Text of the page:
In the early years of the online vampire community, there were many terms in
use for describing non-vampiric people. Some of these terms included "mortal"
(which implied that we were immortal), "human" (which implied that
we were...well...something else), "nil" (which implies...braindead?
or something...) and "normal" (which implied that we were abnormal
or perhaps in need of psychiatric care). Because most of us do "mundane"
things like pay bills, have doctor visits, go to work, etc., something that
wouldn't generate such a wildly innacurate picture of us was needed.
I proposed the term "mundane" back in either 1998 or 1999 -
based upon it's already established usage in other communities - as a
less inaccurate term to describe anyone who is not a vampire. I based
my proposal on a similer usage within an organization called the Society
for Creative Anachronisms, which is linked below. It had the advantage
of already working, and working well, for general SCA usage, and I saw
no reason it couldn't work equally well for the vampire community. It
also has the advantage of not directly implying anything about one's vampiric
nature to anyone who may be "listening in".
It has absolutely NOTHING to do with Anne Rice novels. :P
Note: There are individuals
in the community who DO consider themselves inhuman. However, it is
not the place of this article (or me) to agree or disagree with a person's
sincerely held belief regarding their personal self. I am describing
only the general usage of this term within the community at large.
Unfortunately, with the rapid growth of the online community, many of the newer
people never saw, or have forgotten, the original messages detailing the original
reason the term was introduced. As a result, there are rumors or complaints
on various message boards that "mundane" actually means that we consider
ourselves "superior" to non-vampires, when that is not the real meaning.
So, let us take a look at what the term "mundane" really means, once
and for all. For sources, we have our choice of the following:
American Heritage® Dictionary of the English Language, Fourth
Definition: 1. Of, relating to, or
typical of this world; secular. 2. Relating to, characteristic of, or concerned
with commonplaces; ordinary.
® 2.0, © 2003 Princeton University
Definition: adj 1: found in the ordinary
course of events; "a placid everyday scene"; "it was a routine
day"; "there's nothing quite like a real...train conductor to
add color to a quotidian commute"- Anita Diamant ... 2: concerned with
the world or worldly matters; "mundane affairs"; "he developed
an immense terrestrial practicality" ... 3: belonging to this earth
or world; not ideal or heavenly; "not a fairy palace; yet a mundane
wonder of unimagined kind"; "so terrene a being as himself"
Free On-line Dictionary of Computing, © 1993-2004 Denis Howe
Definition: <jargon> Someone
outside some group that is implicit from the context, such as the computer
industry or science fiction fandom. The implication is that those in the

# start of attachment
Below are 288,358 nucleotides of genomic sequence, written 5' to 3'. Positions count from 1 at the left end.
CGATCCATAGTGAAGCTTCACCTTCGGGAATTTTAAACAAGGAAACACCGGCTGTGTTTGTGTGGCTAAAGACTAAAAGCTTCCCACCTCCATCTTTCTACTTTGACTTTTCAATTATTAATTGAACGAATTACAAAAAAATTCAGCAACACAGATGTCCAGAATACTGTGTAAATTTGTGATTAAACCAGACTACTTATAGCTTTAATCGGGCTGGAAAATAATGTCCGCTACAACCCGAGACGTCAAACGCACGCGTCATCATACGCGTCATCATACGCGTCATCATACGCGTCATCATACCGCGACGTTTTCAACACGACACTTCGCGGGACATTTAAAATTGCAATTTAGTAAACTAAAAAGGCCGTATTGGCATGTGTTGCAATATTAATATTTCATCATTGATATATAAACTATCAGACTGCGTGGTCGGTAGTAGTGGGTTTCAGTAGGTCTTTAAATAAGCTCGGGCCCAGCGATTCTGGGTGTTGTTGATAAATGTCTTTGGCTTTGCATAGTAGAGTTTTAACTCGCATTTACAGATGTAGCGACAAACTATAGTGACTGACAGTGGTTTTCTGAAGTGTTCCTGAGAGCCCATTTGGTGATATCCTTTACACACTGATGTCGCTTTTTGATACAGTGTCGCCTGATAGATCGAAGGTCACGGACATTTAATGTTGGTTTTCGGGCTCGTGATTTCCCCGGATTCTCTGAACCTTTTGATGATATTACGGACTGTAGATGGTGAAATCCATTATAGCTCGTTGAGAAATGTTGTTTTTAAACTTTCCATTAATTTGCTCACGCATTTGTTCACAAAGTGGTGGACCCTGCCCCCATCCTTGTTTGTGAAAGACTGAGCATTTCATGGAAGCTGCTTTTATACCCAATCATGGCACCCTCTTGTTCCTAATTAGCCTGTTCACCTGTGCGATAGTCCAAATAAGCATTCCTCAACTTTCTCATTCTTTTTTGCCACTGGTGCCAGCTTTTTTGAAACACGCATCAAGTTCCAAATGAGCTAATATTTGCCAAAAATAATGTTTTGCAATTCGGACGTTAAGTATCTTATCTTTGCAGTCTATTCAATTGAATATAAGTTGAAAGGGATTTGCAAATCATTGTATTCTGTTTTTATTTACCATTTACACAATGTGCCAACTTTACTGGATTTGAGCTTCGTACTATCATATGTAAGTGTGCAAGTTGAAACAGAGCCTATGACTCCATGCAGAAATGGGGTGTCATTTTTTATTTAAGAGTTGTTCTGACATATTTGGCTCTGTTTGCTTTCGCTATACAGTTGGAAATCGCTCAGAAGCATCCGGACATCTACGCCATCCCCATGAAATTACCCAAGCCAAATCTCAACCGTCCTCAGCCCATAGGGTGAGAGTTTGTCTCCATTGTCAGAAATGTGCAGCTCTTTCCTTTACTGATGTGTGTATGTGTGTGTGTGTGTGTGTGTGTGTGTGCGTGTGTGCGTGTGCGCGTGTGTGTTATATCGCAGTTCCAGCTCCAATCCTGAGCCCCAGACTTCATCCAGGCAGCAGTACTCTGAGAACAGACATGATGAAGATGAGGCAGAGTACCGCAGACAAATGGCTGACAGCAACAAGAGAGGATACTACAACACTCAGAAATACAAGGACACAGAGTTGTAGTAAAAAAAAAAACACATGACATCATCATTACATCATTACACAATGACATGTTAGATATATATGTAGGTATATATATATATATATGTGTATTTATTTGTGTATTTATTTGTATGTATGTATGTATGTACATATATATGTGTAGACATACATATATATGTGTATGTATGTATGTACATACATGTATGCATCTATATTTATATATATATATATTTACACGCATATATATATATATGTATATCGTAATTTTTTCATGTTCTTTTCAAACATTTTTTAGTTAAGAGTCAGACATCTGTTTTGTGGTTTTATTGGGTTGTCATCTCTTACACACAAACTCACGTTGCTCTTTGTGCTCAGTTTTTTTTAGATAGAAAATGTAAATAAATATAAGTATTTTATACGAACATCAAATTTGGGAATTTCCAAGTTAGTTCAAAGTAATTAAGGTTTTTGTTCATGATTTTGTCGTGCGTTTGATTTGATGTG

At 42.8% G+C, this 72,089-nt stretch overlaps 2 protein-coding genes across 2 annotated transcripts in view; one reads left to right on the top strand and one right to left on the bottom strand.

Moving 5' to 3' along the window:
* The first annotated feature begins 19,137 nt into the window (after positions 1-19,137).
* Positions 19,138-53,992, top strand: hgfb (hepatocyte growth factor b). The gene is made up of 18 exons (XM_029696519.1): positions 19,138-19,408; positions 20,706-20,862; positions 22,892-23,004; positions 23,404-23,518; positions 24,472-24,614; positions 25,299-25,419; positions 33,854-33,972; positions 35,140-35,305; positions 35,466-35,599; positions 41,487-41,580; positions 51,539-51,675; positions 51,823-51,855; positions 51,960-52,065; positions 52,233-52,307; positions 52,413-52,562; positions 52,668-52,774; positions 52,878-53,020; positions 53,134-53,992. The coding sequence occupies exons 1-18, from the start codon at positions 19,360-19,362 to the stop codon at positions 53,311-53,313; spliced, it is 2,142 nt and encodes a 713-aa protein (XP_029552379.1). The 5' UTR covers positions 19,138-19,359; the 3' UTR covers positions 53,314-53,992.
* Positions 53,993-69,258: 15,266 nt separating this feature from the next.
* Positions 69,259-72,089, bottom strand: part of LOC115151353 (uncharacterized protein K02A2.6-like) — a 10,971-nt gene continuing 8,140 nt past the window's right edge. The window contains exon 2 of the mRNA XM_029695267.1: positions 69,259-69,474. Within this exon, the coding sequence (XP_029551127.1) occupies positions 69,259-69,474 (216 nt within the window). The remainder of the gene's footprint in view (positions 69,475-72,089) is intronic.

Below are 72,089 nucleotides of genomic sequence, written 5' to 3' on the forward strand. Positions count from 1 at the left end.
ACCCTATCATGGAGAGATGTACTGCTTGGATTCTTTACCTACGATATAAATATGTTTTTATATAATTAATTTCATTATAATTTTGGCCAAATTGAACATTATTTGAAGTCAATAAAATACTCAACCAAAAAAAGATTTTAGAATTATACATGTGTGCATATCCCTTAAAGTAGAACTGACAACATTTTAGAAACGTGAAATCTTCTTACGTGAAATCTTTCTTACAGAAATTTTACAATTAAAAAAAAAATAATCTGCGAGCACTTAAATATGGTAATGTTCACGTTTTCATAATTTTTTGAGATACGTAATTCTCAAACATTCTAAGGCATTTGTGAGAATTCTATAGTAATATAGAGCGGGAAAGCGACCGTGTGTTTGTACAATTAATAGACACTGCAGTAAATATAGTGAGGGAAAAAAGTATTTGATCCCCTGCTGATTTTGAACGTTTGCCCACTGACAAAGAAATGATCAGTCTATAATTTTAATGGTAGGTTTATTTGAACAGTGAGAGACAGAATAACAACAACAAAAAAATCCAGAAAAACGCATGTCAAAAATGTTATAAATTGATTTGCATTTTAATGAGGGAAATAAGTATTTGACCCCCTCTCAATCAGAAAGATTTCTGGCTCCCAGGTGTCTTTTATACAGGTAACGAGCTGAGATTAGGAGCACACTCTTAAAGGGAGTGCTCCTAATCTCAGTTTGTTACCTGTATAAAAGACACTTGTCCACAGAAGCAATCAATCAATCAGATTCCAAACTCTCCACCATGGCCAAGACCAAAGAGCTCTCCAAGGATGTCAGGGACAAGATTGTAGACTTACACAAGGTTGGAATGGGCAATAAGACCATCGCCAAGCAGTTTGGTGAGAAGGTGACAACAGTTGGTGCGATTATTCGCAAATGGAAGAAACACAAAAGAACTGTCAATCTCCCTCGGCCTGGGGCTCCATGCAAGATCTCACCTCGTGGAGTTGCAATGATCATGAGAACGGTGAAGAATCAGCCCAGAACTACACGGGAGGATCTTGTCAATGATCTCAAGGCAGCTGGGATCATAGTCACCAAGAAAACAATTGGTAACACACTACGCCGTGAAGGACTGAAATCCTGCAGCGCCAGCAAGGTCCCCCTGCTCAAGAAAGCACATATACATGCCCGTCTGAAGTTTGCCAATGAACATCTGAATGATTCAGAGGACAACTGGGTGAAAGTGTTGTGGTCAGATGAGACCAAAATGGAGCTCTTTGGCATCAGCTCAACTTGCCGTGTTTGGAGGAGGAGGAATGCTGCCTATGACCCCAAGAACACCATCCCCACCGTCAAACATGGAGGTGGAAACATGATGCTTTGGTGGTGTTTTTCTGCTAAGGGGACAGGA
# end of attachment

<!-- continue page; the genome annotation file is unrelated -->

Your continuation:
group are special and those outside are just ordinary.
Definition: n. [from SF fandom] 1.
A person who is not in science fiction fandom. 2. A person who is not in
the computer industry. In this sense, most often an adjectival modifier
as in "in my mundane life...."
for Creative Anachronisms -- What
is the SCA?
Definition Notes: There is no (easily
findable) online dictionary for the SCA that I can point to, however
anyone who IS in the SCA will be able to confirm that "mundane"
is in common usage within the SCA to refer to one of two situations:
(1) a person who is not an SCA member, or (2) Referring to any aspect
of an SCA member's non-SCA life or identity.
Additional Note: Rennaissance
Festivals are not usually run by SCA groups - the SCA has their own
series of (usually not-for-profit) events, not normally publicized
to non-SCA members. (Not that non-SCA members aren't welcome, but
there is a moderate amount of medieval/period roleplay characterization
going on at SCA events - and wearing of period-appropriate clothing
styles - that a good deal of the public just doesn't get into.)
Rennaissance Festivals are usually a for-profit enterprise, run
as a business, without SCA involvement. There are SCA people who do
go to Rennaissance Festivals, and this may be where some of the confusion
As you can see, none of them imply "superiority" per se - only being
different (or "special" as per one definition, but don't most people
think they're special in some way?), and to set members of a specific group
apart from those who are NOT part of that group. General usage of the term "mundane"
is NOT meant to be insulting, and it's often easier to say or write than "non-vampire(s)".
This article is presented as part of an ongoing
effort to present other views outside of, as well as within, the online
vampire community. As such, the views and attitudes contained in this
article are entirely those of the author(s), and may not necessarily
be shared by SphynxCatVP. The webmaster is not under obligation to update
or otherwise keep current the contents of this article. Most
importantly, only you can decide for yourself whether this article or
any of the author(s) other views are useful or applicable to you - use
your own reasoning and judgment.